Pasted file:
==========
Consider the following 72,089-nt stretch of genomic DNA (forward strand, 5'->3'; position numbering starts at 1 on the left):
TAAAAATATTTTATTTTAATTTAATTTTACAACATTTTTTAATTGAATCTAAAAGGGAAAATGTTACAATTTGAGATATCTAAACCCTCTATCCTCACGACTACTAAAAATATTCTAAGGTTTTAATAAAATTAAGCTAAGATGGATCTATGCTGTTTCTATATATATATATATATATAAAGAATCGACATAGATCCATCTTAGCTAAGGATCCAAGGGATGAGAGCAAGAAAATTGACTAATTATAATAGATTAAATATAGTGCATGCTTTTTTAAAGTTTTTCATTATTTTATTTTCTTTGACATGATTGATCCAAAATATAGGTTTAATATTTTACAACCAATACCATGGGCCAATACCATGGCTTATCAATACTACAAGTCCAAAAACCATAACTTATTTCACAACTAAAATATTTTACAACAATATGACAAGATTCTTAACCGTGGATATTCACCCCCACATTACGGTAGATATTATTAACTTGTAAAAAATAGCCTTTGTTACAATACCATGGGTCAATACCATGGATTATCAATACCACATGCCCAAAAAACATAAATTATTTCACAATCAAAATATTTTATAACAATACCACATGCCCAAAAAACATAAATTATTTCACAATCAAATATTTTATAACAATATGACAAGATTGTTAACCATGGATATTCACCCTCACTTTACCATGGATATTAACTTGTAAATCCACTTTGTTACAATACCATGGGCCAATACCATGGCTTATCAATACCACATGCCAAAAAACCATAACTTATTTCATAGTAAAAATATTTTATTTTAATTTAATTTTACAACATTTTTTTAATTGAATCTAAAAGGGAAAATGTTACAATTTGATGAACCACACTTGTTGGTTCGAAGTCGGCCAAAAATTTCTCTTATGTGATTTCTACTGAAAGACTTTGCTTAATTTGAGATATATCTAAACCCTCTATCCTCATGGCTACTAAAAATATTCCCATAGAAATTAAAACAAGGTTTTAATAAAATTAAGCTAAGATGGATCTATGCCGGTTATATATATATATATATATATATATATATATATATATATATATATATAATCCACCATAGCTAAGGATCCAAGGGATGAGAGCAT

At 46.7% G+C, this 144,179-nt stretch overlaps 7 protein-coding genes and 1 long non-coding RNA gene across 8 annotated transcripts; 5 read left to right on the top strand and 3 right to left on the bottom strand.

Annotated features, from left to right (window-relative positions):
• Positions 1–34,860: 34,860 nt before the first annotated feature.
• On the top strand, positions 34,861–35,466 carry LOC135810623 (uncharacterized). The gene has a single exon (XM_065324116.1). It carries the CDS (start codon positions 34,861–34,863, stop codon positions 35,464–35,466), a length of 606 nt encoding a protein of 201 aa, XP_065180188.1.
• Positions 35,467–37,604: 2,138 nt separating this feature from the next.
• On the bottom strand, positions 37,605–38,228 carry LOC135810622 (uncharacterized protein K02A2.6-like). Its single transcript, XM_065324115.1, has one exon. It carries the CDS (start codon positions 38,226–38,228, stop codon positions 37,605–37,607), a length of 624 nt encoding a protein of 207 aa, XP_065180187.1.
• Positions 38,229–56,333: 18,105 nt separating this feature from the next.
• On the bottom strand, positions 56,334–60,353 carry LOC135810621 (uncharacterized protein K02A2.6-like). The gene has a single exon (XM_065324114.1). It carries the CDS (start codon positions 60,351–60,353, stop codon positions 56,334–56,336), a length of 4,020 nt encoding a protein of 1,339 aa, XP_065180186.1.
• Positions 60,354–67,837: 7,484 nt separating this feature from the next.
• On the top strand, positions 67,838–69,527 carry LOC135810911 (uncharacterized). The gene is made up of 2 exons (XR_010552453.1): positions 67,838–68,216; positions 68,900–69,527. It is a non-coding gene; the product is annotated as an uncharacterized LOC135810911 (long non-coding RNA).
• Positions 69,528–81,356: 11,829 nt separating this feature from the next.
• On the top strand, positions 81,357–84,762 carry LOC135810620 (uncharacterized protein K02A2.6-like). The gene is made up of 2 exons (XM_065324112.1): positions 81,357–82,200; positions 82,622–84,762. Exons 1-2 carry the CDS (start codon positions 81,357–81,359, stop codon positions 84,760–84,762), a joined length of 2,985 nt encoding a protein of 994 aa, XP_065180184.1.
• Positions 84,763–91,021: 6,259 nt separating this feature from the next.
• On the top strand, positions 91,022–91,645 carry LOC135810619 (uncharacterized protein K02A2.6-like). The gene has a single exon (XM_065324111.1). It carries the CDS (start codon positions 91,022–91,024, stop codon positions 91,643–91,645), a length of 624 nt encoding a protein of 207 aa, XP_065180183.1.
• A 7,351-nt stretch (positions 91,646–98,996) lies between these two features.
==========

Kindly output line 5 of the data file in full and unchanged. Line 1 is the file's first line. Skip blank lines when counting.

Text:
• Positions 1–34,860: 34,860 nt before the first annotated feature.